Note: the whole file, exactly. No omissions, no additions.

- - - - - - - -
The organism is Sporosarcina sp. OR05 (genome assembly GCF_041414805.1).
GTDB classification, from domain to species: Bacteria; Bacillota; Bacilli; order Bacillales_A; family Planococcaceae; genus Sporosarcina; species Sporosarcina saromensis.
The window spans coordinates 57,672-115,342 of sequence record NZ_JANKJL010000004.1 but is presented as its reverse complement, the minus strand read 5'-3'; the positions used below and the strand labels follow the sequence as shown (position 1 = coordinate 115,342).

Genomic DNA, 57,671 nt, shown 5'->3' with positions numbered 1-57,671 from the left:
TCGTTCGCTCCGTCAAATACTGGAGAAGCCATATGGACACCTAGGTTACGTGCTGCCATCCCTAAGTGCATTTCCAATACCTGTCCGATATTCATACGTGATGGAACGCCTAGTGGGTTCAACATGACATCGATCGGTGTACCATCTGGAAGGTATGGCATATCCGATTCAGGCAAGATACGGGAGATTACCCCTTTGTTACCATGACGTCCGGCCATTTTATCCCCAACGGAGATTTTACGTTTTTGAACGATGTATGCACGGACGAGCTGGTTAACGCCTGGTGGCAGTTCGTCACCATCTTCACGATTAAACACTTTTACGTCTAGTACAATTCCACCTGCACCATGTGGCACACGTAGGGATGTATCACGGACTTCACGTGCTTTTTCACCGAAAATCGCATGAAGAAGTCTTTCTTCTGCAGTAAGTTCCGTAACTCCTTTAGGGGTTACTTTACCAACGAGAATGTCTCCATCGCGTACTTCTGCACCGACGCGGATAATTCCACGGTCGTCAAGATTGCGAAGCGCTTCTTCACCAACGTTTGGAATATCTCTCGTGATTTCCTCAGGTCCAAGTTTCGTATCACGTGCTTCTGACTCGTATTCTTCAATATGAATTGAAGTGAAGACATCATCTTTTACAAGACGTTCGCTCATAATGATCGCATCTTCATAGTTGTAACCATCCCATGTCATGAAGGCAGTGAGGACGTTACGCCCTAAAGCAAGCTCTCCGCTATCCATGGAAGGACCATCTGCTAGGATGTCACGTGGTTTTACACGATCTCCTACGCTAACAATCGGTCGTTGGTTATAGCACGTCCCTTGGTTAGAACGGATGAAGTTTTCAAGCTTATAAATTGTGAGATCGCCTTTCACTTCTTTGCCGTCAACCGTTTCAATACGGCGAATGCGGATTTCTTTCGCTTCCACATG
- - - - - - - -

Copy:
The organism is Sporosarcina sp. OR05 (genome assembly GCF_041414805.1).
GTDB classification, from domain to species: Bacteria; Bacillota; Bacilli; order Bacillales_A; family Planococcaceae; genus Sporosarcina; species Sporosarcina saromensis.
The window spans coordinates 57,672-115,342 of sequence record NZ_JANKJL010000004.1 but is presented as its reverse complement, the minus strand read 5'-3'; the positions used below and the strand labels follow the sequence as shown (position 1 = coordinate 115,342).

Genomic DNA, 57,671 nt, shown 5'->3' with positions numbered 1-57,671 from the left:
TCGTTCGCTCCGTCAAATACTGGAGAAGCCATATGGACACCTAGGTTACGTGCTGCCATCCCTAAGTGCATTTCCAATACCTGTCCGATATTCATACGTGATGGAACGCCTAGTGGGTTCAACATGACATCGATCGGTGTACCATCTGGAAGGTATGGCATATCCGATTCAGGCAAGATACGGGAGATTACCCCTTTGTTACCATGACGTCCGGCCATTTTATCCCCAACGGAGATTTTACGTTTTTGAACGATGTATGCACGGACGAGCTGGTTAACGCCTGGTGGCAGTTCGTCACCATCTTCACGATTAAACACTTTTACGTCTAGTACAATTCCACCTGCACCATGTGGCACACGTAGGGATGTATCACGGACTTCACGTGCTTTTTCACCGAAAATCGCATGAAGAAGTCTTTCTTCTGCAGTAAGTTCCGTAACTCCTTTAGGGGTTACTTTACCAACGAGAATGTCTCCATCGCGTACTTCTGCACCGACGCGGATAATTCCACGGTCGTCAAGATTGCGAAGCGCTTCTTCACCAACGTTTGGAATATCTCTCGTGATTTCCTCAGGTCCAAGTTTCGTATCACGTGCTTCTGACTCGTATTCTTCAATATGAATTGAAGTGAAGACATCATCTTTTACAAGACGTTCGCTCATAATGATCGCATCTTCATAGTTGTAACCATCCCATGTCATGAAGGCAGTGAGGACGTTACGCCCTAAAGCAAGCTCTCCGCTATCCATGGAAGGACCATCTGCTAGGATGTCACGTGGTTTTACACGATCTCCTACGCTAACAATCGGTCGTTGGTTATAGCACGTCCCTTGGTTAGAACGGATGAAGTTTTCAAGCTTATAAATTGTGAGATCGCCTTTCACTTCTTTGCCGTCAACCGTTTCAATACGGCGAATGCGGATTTCTTTCGCTTCCACATG